The mayor of the District lamented the recent death of a woman who battled an insidious disease, yet fought on behalf of others, who neither had the strength nor the stamina to fight for themselves.
Zora Brown, a three-time cancer survivor and District resident, died on Sunday, March 3 of complications due to ovarian cancer. Brown was 63. She was renowned for her tireless advocacy on behalf of minorities, particularly black women.
D.C. Mayor Vincent Gray (D) remembered Brown as being "a pioneer in advocating for breast-cancer awareness, research, treatment and support within communities in the District and nationwide."
"I personally understand her journey with this disease that also has touched my family, and I applaud Zora for her more than 25 years of tireless advocacy in the face of her own battle with the disease," said Gray, 70. "Her outreach through churches in the District helped to educate residents about the need for regular medical care and let them know that a cancer diagnosis was not an automatic death sentence," he said.
A November 2012 report from the Centers for Disease Control and Prevention in Atlanta stated that black women have a disproportionately higher breast cancer rate – 41 percent – which surpasses white women. However, the report also indicated that black women have a lower rate of incidences of breast cancer.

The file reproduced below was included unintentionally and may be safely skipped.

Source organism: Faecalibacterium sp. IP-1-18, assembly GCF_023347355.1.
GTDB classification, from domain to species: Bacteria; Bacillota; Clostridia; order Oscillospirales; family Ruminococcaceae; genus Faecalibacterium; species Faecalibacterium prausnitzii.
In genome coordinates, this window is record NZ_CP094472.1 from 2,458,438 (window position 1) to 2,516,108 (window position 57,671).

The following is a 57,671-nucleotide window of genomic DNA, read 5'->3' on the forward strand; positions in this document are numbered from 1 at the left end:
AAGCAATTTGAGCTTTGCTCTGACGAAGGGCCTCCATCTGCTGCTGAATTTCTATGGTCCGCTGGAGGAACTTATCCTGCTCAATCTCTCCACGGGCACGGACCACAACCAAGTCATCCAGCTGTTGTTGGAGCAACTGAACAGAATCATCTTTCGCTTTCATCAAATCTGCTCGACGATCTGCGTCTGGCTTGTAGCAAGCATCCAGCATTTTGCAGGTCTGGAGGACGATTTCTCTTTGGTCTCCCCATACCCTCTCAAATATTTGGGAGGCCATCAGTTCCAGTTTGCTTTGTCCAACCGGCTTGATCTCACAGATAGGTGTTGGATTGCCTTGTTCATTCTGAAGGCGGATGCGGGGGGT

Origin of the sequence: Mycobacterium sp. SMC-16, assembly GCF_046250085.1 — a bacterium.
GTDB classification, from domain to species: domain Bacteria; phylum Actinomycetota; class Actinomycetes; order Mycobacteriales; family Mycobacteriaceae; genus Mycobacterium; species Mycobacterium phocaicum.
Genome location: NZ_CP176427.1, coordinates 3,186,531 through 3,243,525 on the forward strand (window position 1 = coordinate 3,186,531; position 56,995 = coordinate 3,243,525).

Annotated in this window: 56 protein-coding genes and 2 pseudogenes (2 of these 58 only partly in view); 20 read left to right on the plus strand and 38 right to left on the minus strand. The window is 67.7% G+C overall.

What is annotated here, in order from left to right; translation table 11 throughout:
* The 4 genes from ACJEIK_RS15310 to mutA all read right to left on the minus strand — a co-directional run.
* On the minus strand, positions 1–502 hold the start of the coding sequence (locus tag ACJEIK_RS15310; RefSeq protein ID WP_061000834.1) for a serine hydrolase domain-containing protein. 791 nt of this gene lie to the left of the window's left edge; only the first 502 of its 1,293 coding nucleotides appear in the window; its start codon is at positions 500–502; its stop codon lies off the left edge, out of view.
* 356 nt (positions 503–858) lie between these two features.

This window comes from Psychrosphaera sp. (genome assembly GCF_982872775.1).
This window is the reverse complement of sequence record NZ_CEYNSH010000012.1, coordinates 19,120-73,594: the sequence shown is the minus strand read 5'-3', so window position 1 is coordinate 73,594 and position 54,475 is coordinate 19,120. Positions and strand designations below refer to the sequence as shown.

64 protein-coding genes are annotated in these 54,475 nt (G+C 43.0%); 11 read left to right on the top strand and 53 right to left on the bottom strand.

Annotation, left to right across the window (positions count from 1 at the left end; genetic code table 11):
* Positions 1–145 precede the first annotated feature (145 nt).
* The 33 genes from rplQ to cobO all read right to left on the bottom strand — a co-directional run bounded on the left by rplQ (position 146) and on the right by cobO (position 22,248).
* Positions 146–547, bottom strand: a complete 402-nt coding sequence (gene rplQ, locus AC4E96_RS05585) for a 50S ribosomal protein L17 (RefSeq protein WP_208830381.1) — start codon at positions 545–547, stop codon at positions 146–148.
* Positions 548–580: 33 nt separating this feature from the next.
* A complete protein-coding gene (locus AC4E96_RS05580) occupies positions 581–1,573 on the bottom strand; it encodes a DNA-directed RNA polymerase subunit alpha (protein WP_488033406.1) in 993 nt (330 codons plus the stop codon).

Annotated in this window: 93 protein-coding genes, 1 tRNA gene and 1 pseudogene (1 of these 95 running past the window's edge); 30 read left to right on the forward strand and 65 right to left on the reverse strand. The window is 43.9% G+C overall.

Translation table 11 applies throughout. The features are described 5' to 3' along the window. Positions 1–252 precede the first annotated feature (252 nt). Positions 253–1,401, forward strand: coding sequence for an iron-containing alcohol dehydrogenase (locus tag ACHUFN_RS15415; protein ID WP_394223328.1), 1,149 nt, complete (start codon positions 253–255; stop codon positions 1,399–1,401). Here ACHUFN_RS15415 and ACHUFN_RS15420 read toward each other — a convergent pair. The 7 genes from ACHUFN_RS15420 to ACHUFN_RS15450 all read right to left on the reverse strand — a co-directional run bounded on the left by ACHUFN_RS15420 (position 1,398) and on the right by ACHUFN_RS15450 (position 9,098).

Brown, born in Holdenville, Okla., was first diagnosed with breast cancer in 1981, at the age of 32, and again in 1997.
Previously published reports said that Brown was predisposed to breast and ovarian cancer because of a gene, BRCA1, which affected multiple generations of her family. When she died, she was living with Stage III ovarian cancer.
Brown had a mastectomy after her first diagnosis in 1981. She immediately set out to inform women about breast cancer, noting at that time, that the rates for white women were declining while black women's rates were increasing.
In 1989, Brown formed the Breast Cancer Resource Committee, in an effort to reduce breast cancer mortality rates among minorities, especially black women. Her work earned her an appointment by President George H.W. Bush to the National Cancer Advisory Board in 1991. She served on the board until 1998. Brown also formed the Cancer Awareness Program Services in 1992 and Rise Sister Rise, a breast-cancer survivor support group for black women in the District.
A 1969 graduate of Oklahoma State University in Stillwater, Okla., and a confidant of former first lady Betty Ford, who also had breast cancer, Brown spoke about the disease in the 1980s and 1990s in black churches at a time when addressing chronic illnesses in churches wasn't commonplace.
Dr. Margaret Foti, the chief executive officer of the American Association for Cancer Research in Philadelphia, said that Brown was a fighter and her work will not be forgotten.
"There is a hole in our hearts as we mourn the loss of Zora Brown, who despite her many years of dealing with two cancers and multiple relapses, maintained an amazing and courageous spirit that inspired everyone around her," Foti said. "Her life's work as a cancer advocate has been extremely important in increasing public awareness about cancer, especially among women. Our lives have been enriched by knowing her."